Dehydration looms for anyone working, playing or practicing outdoors (The Gadsden Times)

It’s the heat, and the humidity, and when you throw in the hard work of getting ready for a game or the show, there is potential for tragedy if care is not taken to keep people hydrated.

The sunny skies, high temperatures and oppressive humidity of an Alabama summer take their toll on anyone doing anything outside. Young athletes and band members find themselves in the midst of it, as practices heat up before it’s time to take to the field.

Heat-related problems — heat stress, heat exhaustion and heat stroke — are real threats, and coaches need to know how to recognize, react and most importantly, to prevent those conditions.

The doctors of Northeast Orthopedics made dehydration a focus in their annual clinic for Etowah County coaches and band directors.

Athletic trainer Chris Russell said kids today don’t spend as much time outdoors in the heat as they did in earlier generations, and are not as accustomed to exertion in hot weather. “That’s one of the main reasons we see so much more heat illness now,” he said.

Young people often don’t eat and drink properly for daily life, Russell said, much less for the exertions of athletic practice.

It’s not enough to just give kids water breaks. “You’ve got to make them drink,” Russell said.

Heat-related illness can kill people. It’s important to know more about it, because it can be prevented.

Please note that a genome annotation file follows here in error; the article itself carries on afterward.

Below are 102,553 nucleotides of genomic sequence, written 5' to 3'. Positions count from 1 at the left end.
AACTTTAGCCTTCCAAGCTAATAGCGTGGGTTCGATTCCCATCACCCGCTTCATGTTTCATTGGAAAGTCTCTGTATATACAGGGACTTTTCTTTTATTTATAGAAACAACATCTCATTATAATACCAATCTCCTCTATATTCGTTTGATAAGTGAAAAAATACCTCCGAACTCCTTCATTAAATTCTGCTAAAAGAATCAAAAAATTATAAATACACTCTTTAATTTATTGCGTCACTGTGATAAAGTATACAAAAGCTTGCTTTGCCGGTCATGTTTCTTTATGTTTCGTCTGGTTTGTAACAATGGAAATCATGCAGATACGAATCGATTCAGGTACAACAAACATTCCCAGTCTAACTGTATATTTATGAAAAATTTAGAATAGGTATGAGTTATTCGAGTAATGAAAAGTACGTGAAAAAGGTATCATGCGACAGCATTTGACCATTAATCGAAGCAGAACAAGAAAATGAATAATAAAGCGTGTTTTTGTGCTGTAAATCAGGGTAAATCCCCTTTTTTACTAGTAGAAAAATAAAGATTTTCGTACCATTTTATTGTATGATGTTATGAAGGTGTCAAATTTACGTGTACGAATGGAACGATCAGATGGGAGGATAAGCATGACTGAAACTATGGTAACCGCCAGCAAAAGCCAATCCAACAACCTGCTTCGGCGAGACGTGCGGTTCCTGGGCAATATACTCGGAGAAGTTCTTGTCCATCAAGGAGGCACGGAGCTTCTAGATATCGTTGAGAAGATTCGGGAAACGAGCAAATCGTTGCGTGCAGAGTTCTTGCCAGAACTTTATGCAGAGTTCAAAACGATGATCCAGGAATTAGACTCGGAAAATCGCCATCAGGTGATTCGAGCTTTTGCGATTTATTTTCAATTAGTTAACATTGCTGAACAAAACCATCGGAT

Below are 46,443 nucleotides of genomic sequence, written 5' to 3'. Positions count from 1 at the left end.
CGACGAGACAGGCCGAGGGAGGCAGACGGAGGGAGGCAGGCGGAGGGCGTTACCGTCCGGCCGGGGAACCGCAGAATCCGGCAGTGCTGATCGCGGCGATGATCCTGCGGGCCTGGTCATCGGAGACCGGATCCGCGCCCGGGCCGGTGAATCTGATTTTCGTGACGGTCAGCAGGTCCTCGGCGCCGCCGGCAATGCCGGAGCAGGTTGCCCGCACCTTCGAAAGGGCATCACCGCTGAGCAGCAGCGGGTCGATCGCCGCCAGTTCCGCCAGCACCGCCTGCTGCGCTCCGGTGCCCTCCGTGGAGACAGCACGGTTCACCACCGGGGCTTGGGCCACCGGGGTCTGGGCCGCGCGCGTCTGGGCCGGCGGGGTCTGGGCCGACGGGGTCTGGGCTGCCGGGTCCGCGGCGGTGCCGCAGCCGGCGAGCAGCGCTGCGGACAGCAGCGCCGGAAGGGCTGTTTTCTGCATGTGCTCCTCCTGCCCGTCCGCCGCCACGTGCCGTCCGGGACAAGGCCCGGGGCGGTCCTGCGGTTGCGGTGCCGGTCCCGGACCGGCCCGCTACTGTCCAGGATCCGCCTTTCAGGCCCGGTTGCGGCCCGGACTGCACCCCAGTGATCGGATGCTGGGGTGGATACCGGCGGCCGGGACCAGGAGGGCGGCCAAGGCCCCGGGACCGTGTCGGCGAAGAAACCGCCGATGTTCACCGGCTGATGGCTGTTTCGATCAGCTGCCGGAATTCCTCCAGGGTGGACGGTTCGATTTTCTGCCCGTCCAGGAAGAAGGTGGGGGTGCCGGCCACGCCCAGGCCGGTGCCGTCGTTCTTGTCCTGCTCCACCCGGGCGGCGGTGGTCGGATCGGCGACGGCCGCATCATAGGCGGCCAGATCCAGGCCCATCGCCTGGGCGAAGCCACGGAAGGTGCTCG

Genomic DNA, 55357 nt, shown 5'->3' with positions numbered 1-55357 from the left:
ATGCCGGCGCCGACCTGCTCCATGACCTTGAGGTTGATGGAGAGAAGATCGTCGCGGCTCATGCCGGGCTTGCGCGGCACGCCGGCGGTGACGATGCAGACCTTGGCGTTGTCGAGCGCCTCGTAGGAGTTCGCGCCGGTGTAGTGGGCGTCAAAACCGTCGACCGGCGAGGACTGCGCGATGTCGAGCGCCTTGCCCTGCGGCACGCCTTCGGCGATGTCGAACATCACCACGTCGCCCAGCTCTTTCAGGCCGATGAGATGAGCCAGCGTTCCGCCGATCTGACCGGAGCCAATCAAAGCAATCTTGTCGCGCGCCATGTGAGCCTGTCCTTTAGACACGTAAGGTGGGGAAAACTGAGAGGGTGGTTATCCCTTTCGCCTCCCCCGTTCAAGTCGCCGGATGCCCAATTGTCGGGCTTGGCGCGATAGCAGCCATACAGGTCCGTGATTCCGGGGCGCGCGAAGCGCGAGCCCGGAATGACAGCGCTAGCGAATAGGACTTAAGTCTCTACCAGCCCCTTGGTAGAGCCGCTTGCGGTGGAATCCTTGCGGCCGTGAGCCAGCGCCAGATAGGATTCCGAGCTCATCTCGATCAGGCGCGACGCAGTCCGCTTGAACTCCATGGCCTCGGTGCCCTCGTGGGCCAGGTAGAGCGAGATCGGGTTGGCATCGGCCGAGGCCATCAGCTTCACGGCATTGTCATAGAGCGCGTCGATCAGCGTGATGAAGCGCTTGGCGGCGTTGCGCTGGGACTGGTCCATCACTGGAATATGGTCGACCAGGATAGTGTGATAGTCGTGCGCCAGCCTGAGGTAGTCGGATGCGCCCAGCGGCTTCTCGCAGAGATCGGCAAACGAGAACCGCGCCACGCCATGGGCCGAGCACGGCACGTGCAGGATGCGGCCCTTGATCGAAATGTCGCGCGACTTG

According to information in Pernacity, a publication of the Korey Stringer Institute, 15 states, including Alabama, mandated practice schedules for football designed to acclimatize young people to the heat. There have been no heat-related football deaths in any of those states since then.

It was a no-cost fix; practice schedules were altered to limit time in the heat in early days, letting kids get accustomed to the heat before going full-on, in full gear.

Talk about heat issues in athletics, and Stringer’s name is sure to come up. The Minnesota Vikings’ Pro Bowler died from an exertional heat stroke in August 2001 during practice.

KSI is devoted to research, education and advocacy to maximize performance and prevent sudden death from heat-related issues and other causes for athletes, soldiers and laborers.

Since 1995, 54 football players have died from heat stroke — 42 high school players, nine college players, two professionals and one sandlot player, according to a 2014 survey of football injuries by the National Center for Catastrophic Sport Injury Research.

Russell said players need to drink 24 ounces of water or Gatorade or a similar drink before starting practice — and no caffeine. “Caffeine sucks the water out of you,” he said.

They then need to drink eight to 10 ounces every 15 minutes, whether they are thirsty or not. “If you are thirsty, it’s already too late,” Russell said.

It’s not uncommon for those exerting themselves in the heat to lose one to one-and-a-half liters of sweat, he said. Kids can lose seven or eight pounds, in water, during a day of practice.